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|13 December 2009
EU seeks to push case for liquor tax dispute with Philippines
The European Union (EU) will pursue its case against the Philippines’ allegedly discriminatory taxation of imported liquor, it said in a statement, reported online news portal GMANews.TV.
The EU has asked the World Trade Organization (WTO) to form a panel that will rule on the case.
“Unfortunately, WTO consultations have not indicated any clear prospect of a possible remedy to this longstanding tax discrimination against imported spirits. Therefore, the EU has no other option [but to request] a WTO panel to rule on this issue," European Trade Commissioner Benita Ferrero-Waldner said in a statement.
“We are convinced the EU will prevail in what is a clear case of tax discrimination but we still hope the Philippine government would remedy the situation without waiting for the completion of WTO dispute settlement procedures," she added.
In a separate statement, the Philippines said it would oppose the Western bloc’s move.
“The Philippines will assert all its legal rights and oppose the EU request for the establishment of a panel at the upcoming meeting," Manuel A. J. Teehankee, ambassador and permanent representative to the WTO, said.
The EU decision came after the two economies failed to settle after formal talks in October. The EU earlier complained Republic Act 9334 unfairly increased excise tax rates by half for imported spirits, compared with only 30 percent for locally made liquor.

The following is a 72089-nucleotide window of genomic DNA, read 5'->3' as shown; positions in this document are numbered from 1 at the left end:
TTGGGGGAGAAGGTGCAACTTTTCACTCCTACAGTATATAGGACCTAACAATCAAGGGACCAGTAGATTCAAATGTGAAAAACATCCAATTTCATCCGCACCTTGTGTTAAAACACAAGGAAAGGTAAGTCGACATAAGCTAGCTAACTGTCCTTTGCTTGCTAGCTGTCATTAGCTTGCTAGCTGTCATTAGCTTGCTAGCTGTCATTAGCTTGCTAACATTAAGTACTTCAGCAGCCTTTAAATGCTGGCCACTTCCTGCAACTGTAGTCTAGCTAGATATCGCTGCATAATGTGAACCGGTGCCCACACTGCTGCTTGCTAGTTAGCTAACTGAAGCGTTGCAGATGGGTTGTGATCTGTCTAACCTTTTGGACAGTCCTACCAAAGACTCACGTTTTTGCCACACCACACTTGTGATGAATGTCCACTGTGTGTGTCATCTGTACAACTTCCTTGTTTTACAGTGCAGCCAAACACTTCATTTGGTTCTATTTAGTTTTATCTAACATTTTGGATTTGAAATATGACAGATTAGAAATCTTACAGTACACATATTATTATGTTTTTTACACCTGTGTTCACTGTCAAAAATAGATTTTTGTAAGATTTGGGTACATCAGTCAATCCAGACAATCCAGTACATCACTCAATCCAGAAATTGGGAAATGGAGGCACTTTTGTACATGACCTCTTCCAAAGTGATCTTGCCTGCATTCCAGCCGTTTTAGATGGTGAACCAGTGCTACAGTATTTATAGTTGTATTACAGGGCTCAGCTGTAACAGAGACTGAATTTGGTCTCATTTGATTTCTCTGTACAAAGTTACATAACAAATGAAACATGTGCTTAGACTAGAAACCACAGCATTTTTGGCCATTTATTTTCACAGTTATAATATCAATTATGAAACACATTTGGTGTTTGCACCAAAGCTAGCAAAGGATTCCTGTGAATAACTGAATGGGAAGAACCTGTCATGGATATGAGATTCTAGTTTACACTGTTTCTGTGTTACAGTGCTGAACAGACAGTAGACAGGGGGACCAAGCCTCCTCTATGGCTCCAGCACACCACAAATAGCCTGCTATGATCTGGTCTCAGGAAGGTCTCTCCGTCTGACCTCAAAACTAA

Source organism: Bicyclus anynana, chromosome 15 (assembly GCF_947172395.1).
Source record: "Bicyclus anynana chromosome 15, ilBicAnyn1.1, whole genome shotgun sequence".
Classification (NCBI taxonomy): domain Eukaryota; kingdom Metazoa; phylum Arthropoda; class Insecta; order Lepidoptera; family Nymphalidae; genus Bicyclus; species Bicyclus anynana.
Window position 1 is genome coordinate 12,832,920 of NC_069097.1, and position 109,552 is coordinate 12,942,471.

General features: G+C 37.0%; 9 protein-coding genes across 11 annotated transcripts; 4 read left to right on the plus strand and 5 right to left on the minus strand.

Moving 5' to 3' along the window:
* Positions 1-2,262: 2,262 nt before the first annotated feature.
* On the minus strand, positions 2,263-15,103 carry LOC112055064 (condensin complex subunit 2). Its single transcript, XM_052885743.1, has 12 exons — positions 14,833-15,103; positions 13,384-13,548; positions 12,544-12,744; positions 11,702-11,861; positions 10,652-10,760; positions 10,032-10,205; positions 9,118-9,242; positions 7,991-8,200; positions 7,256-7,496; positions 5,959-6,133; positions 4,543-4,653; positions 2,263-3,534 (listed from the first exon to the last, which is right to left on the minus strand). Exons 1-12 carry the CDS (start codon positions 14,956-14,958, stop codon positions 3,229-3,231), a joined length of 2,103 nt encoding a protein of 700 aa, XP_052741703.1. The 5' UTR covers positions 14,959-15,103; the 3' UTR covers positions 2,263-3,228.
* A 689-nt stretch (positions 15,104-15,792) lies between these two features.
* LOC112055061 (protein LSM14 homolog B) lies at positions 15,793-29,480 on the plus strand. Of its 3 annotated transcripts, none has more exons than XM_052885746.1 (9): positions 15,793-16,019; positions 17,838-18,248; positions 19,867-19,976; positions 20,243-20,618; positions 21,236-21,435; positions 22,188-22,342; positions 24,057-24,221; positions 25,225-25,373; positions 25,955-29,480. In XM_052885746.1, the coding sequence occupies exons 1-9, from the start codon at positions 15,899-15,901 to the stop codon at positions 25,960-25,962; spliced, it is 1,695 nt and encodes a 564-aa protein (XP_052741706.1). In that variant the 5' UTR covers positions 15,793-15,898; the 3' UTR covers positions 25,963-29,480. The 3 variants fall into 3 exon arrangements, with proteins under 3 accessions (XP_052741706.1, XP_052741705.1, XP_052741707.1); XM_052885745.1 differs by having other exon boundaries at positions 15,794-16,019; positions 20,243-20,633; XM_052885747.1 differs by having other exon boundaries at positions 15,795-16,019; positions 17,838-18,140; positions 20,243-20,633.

This, the EU said, has had a significant impact on exports of EU liquor to the Philippine market. It estimates that from 2004 to 2007, EU liquor exports to the Philippines have more than halved to €18 million from around €37 million.
Ambassador Alistair MacDonald of the Delegation of the European Union to the Philippines said he hoped that pending legislation in Congress would be passed shortly.
There is a bill that seeks to lower excise taxes on liquor via changes to RA 9334 has been filed at the House of Representatives, but lawmakers may no longer have the time to approve it since they are busy campaigning for the 2010 elections.
The European Union is the Philippines’ fourth largest trading partner, accounting for 12 percent of total trade in goods worth €9 billion.
In 2008, the European Union was the top market destination for Philippine merchandise exports (17.3 percent of the total), the largest source of foreign direct investment (34 percent) and the largest supplier of foreign commercial loans contracted by the Philippines (48 percent).
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